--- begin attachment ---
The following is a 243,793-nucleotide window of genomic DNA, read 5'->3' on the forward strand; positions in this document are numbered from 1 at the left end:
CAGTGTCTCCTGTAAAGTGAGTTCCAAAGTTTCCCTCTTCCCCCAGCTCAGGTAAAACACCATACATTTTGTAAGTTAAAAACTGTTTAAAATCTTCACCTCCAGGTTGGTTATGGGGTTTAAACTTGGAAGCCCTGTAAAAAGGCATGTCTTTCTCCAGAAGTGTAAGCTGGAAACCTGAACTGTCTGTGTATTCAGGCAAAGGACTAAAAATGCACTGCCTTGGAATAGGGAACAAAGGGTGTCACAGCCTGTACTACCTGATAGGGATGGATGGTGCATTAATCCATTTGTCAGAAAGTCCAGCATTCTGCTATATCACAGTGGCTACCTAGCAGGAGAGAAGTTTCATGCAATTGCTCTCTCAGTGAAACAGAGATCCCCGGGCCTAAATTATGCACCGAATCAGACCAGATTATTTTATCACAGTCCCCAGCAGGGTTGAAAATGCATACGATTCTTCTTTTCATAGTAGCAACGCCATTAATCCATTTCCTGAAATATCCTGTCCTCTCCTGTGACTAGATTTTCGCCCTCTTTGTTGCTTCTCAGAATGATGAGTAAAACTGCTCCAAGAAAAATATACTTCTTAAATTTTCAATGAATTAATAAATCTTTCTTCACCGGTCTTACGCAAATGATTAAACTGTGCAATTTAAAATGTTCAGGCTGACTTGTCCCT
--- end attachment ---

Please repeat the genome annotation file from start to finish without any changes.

The following is a 243,793-nucleotide window of genomic DNA, read 5'->3' on the forward strand; positions in this document are numbered from 1 at the left end:
CAGTGTCTCCTGTAAAGTGAGTTCCAAAGTTTCCCTCTTCCCCCAGCTCAGGTAAAACACCATACATTTTGTAAGTTAAAAACTGTTTAAAATCTTCACCTCCAGGTTGGTTATGGGGTTTAAACTTGGAAGCCCTGTAAAAAGGCATGTCTTTCTCCAGAAGTGTAAGCTGGAAACCTGAACTGTCTGTGTATTCAGGCAAAGGACTAAAAATGCACTGCCTTGGAATAGGGAACAAAGGGTGTCACAGCCTGTACTACCTGATAGGGATGGATGGTGCATTAATCCATTTGTCAGAAAGTCCAGCATTCTGCTATATCACAGTGGCTACCTAGCAGGAGAGAAGTTTCATGCAATTGCTCTCTCAGTGAAACAGAGATCCCCGGGCCTAAATTATGCACCGAATCAGACCAGATTATTTTATCACAGTCCCCAGCAGGGTTGAAAATGCATACGATTCTTCTTTTCATAGTAGCAACGCCATTAATCCATTTCCTGAAATATCCTGTCCTCTCCTGTGACTAGATTTTCGCCCTCTTTGTTGCTTCTCAGAATGATGAGTAAAACTGCTCCAAGAAAAATATACTTCTTAAATTTTCAATGAATTAATAAATCTTTCTTCACCGGTCTTACGCAAATGATTAAACTGTGCAATTTAAAATGTTCAGGCTGACTTGTCCCT